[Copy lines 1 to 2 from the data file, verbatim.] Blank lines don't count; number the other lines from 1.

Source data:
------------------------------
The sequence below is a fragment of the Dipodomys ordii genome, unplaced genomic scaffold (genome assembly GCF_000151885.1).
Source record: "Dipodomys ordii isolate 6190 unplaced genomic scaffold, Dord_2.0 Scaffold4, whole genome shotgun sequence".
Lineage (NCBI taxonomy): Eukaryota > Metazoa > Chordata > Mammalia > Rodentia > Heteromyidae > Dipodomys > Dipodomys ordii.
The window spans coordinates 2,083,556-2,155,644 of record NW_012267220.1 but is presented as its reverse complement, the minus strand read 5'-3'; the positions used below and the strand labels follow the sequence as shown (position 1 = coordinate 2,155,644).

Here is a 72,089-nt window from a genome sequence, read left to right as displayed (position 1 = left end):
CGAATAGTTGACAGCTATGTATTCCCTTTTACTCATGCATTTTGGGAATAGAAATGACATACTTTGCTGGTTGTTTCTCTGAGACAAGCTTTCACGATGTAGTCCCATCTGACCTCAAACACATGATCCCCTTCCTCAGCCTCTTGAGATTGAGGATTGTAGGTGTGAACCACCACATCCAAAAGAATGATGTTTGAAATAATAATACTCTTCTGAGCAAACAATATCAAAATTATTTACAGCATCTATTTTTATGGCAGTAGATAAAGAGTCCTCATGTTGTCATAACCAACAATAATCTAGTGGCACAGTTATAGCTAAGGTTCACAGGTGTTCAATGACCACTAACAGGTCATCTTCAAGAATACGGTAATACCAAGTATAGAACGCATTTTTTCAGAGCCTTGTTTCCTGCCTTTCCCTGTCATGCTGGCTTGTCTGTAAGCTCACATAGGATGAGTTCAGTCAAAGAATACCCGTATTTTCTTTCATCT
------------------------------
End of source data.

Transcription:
The sequence below is a fragment of the Dipodomys ordii genome, unplaced genomic scaffold (genome assembly GCF_000151885.1).
Source record: "Dipodomys ordii isolate 6190 unplaced genomic scaffold, Dord_2.0 Scaffold4, whole genome shotgun sequence".